Some might think that this article is the wrong way around: surely it’s about what skate-footwear designers borrowed from mainstream sneaker culture? But, dig a little deeper and you’ll find that it goes both ways. The history of skaters wearing Jordans, Bruins, Blazers, Nizzas, and Chuck Taylors has been well-documented in great depth many times before—when the skate industry stagnated, it was up to skaters to reappropriate what was readily available. Once the Embarcadero locals gave their stamp of approval to wearing Superstars, Campus, and States, it signaled a more open-minded approach to choosing the right footwear to skate in. Why pay $100 for Airwalk Prototypes when you could pick up three pairs of PUMA Baskets for the same budget? This new-found crossover appeal meant you no longer needed to pick up a separate pair of “chillers” for after-hours either.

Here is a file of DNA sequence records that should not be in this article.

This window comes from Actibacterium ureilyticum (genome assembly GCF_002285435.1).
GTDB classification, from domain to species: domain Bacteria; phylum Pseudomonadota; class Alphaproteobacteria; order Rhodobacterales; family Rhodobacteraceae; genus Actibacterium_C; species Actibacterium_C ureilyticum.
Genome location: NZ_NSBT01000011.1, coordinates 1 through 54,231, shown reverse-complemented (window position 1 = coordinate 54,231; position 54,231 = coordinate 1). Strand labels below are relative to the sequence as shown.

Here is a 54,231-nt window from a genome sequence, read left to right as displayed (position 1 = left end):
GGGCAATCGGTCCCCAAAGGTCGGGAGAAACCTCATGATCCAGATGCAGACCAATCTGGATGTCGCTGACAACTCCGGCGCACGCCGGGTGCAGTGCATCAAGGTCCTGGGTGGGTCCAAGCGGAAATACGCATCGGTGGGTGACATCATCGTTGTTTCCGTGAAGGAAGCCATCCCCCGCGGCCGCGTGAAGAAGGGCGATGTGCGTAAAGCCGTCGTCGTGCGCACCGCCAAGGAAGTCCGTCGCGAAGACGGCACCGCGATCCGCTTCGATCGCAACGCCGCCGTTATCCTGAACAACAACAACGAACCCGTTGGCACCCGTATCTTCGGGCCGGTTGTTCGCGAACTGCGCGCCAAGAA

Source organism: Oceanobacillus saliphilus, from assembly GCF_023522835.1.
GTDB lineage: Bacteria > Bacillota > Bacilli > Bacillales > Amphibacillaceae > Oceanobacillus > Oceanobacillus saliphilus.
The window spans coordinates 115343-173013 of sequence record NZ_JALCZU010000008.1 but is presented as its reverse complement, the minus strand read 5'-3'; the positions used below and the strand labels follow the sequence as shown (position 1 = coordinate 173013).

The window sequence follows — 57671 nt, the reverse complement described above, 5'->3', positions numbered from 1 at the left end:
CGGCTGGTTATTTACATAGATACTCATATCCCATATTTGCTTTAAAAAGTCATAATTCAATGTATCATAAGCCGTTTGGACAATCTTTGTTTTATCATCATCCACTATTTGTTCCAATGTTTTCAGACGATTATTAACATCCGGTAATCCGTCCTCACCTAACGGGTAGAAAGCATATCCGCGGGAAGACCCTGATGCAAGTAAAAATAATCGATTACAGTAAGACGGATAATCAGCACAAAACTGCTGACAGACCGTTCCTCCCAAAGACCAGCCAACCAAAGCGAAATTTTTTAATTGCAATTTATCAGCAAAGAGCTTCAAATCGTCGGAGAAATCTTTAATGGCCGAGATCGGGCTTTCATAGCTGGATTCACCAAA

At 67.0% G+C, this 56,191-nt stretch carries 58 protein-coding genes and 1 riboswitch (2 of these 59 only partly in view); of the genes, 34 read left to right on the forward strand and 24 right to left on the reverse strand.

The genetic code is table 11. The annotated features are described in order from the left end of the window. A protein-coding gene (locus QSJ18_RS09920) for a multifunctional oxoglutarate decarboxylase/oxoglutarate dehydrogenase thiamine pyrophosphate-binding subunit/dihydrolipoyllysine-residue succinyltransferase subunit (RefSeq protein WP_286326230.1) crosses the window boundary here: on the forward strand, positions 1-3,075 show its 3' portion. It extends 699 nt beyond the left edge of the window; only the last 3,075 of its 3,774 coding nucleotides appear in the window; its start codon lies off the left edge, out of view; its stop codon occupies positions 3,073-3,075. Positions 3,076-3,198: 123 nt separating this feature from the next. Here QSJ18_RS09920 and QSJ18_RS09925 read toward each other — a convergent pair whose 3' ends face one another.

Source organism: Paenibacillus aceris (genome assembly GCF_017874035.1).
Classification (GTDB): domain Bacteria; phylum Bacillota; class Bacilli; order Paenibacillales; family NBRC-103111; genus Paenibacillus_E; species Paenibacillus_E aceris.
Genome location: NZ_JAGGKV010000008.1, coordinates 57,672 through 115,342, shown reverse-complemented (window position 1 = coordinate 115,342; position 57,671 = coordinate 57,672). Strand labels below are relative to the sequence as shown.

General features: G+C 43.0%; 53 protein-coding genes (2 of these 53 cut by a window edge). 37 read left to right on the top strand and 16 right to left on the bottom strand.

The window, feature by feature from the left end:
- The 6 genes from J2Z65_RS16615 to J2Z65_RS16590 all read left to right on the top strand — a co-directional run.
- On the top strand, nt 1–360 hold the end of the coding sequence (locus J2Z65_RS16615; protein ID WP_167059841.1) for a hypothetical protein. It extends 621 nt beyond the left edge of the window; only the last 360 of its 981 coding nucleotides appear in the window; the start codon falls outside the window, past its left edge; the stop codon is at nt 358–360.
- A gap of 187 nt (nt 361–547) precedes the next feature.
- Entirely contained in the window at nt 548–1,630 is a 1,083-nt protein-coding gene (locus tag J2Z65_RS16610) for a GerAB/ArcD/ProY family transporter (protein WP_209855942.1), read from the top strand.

The following wave of skater-owned shoe brands in the ’90s learned from the mistakes of their predecessors, resulting in some of the most innovative shoe designs in skate history. It’s true to say that not everything worked, but it heralded a brave new world where risk-taking was applauded.